A storm which with high and howling winds, crosses over the city, funnelling some trillions of gallons from the Gulf of Mexico, then pauses, and backs over it again, must really dislike Houston. That it now proposes to inundate New Orleans, reprising the track of Katrina, suggests animus of a very high order on the part of the gods. My instinct would be to appease them.

Our Chief Texas Correspondent found himself in Colorado when Harvey came ashore — five thousand feet above sea level. Noting the rise, he then proceeded to eleven thousand feet, “just to be on the safe side.” He may return to view the damage to his Montgomery County estate when the airports re-open. Meanwhile, give the water some time to drain. Please say a prayer for dear Ed and some millions of others displaced and dispossessed. I have an aunt and cousins in the flood zone, too, and notice news reports on the circulation of alligators.

Texas, of which I’ve seen too little, has impressed me as post-modern places go. A combination of historical circumstances have contributed to the character of a people who, more than most, can cope with life. I am not surprised to learn of backbone and enterprise, on the part of those disinclined to play victim. They do not blame politicians for the weather, and even the politicians seem to get their priorities right. For instance, the iron hand with looters is as important as the rescue efforts; and the refusal to compound the difficulties with political theatre such as mass evacuations speaks well of them. But Texas, too, becomes monstrously urbanized.

Of course, this is the Age of Media (a.k.a. the Age of Bullshit), and authorities from the governor down, who should have no time for such nonsense, spend much of it on the talk shows. Alas, this is probably necessary to limit the media storm that will greatly aggravate the natural one, as the usual demons of the Left, who “never waste a crisis,” use it to advance their political schemes. We have now had, for instance, forty years of the vastly incompetent FEMA bureaucracy (one of President Carter’s bright ideas), and sixteen of metastasizing Homeland Security (one of President Dubya’s).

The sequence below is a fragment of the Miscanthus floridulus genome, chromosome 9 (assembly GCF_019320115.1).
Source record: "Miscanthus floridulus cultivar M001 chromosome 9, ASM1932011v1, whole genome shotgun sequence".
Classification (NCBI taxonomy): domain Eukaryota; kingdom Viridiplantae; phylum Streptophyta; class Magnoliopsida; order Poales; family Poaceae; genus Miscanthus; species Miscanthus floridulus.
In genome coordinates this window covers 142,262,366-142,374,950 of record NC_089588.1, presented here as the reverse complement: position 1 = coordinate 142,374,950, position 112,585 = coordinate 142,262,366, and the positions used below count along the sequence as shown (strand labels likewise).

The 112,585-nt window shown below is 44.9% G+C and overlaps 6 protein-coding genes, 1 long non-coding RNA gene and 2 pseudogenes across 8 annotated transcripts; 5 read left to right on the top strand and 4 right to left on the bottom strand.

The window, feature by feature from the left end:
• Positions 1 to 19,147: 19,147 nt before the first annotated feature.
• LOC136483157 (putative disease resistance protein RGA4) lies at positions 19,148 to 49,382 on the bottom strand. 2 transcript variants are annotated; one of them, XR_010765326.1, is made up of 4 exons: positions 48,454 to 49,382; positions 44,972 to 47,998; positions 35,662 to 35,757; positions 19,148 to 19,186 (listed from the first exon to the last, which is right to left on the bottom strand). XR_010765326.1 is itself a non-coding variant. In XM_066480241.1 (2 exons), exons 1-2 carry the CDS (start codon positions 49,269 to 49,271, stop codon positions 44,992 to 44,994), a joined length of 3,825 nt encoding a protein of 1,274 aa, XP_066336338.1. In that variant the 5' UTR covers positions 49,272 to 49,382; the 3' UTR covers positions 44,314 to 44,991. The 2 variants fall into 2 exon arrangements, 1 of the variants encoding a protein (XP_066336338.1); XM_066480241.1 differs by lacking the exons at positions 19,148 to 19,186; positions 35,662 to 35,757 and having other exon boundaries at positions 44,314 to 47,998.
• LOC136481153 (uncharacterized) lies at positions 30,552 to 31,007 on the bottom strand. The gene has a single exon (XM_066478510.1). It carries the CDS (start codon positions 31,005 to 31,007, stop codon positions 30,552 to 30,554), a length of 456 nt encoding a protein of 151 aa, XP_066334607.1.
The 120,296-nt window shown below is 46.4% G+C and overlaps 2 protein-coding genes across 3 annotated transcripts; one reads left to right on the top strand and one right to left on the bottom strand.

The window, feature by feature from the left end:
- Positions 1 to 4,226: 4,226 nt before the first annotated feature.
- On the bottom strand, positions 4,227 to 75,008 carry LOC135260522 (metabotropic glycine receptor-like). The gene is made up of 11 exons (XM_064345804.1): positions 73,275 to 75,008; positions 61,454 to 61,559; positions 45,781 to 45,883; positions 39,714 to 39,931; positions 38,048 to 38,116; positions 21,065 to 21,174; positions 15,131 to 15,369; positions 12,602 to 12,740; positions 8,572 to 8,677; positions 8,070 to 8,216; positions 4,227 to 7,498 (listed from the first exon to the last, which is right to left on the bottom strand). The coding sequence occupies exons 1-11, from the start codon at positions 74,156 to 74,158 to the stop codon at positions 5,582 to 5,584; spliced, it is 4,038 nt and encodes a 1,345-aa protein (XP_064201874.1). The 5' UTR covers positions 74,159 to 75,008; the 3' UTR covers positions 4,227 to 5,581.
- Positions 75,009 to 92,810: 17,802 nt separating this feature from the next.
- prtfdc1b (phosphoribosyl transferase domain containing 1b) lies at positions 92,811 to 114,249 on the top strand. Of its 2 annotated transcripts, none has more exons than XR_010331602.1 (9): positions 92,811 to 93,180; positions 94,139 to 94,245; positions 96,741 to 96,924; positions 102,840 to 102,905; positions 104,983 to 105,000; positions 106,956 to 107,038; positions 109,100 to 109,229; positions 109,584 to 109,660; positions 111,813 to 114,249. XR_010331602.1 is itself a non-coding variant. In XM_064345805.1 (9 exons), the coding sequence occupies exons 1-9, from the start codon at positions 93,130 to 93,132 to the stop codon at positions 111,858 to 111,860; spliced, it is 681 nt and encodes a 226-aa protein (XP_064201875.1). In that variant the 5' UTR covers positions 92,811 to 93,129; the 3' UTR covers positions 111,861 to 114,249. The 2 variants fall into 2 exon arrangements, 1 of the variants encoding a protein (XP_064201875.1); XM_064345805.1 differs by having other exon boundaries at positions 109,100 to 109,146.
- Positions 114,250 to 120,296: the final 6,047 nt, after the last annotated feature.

The task of government, in the course of a natural catastrophe, is to maintain order and provide the simplest possible traffic directions to the response. For the most part this must necessarily be neighbour helping neighbour. Relief efforts on the national scale need some coordinating, too, but they should be drawn from military and other “fixed assets” — from organizations that should themselves be designed to respond, nimbly and flexibly, to any kind of trouble. A bureaucracy that does nothing but wait ghoulishly for the last widely-publicized disaster to repeat itself is merely a cash pyre.

With less technology but perhaps more science, public authorities in ancient Egypt, Mesopotamia, the Indus, north China, built canals and reservoirs for irrigation and transport, which also anticipated floods. They did not e.g. spread suburbs across flood plains, then invent insurance plans to recompense the stupid. An extraordinary event might still overwhelm them, but if survived it would provide hints for general improvement and reinforcement. Prudence anticipates the known, but sensibly leaves the unknown to propitiatory prayer.

This we might do again, some day, should we happen to recover our sanity. Build to withstand what can be withstood, whether the power holds or fails. Go with the grain of nature. Think like engineers, not social workers. Let the people make provisions for themselves, and let them, too, learn from experience.